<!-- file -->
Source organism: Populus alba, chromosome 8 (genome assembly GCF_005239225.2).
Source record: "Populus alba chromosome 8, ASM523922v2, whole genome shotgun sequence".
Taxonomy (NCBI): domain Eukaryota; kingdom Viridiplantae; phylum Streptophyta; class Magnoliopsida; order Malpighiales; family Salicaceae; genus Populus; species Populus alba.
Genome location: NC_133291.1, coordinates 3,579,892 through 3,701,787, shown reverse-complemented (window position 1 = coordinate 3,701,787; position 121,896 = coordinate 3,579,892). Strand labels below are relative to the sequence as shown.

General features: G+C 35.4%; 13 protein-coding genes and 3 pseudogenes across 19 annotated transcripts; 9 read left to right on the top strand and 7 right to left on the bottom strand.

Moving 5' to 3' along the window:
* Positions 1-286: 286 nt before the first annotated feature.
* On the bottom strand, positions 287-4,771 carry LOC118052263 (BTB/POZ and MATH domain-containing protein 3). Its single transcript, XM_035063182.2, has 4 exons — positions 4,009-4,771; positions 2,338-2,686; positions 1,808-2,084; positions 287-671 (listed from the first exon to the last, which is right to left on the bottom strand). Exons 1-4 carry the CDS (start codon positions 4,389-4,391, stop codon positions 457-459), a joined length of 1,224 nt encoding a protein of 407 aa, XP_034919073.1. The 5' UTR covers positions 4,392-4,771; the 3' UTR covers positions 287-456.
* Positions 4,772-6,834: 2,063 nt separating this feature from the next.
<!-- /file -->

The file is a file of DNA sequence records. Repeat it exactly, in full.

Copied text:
Source organism: Populus alba, chromosome 8 (genome assembly GCF_005239225.2).
Source record: "Populus alba chromosome 8, ASM523922v2, whole genome shotgun sequence".
Taxonomy (NCBI): domain Eukaryota; kingdom Viridiplantae; phylum Streptophyta; class Magnoliopsida; order Malpighiales; family Salicaceae; genus Populus; species Populus alba.
Genome location: NC_133291.1, coordinates 3,579,892 through 3,701,787, shown reverse-complemented (window position 1 = coordinate 3,701,787; position 121,896 = coordinate 3,579,892). Strand labels below are relative to the sequence as shown.

General features: G+C 35.4%; 13 protein-coding genes and 3 pseudogenes across 19 annotated transcripts; 9 read left to right on the top strand and 7 right to left on the bottom strand.

Moving 5' to 3' along the window:
* Positions 1-286: 286 nt before the first annotated feature.
* On the bottom strand, positions 287-4,771 carry LOC118052263 (BTB/POZ and MATH domain-containing protein 3). Its single transcript, XM_035063182.2, has 4 exons — positions 4,009-4,771; positions 2,338-2,686; positions 1,808-2,084; positions 287-671 (listed from the first exon to the last, which is right to left on the bottom strand). Exons 1-4 carry the CDS (start codon positions 4,389-4,391, stop codon positions 457-459), a joined length of 1,224 nt encoding a protein of 407 aa, XP_034919073.1. The 5' UTR covers positions 4,392-4,771; the 3' UTR covers positions 287-456.
* Positions 4,772-6,834: 2,063 nt separating this feature from the next.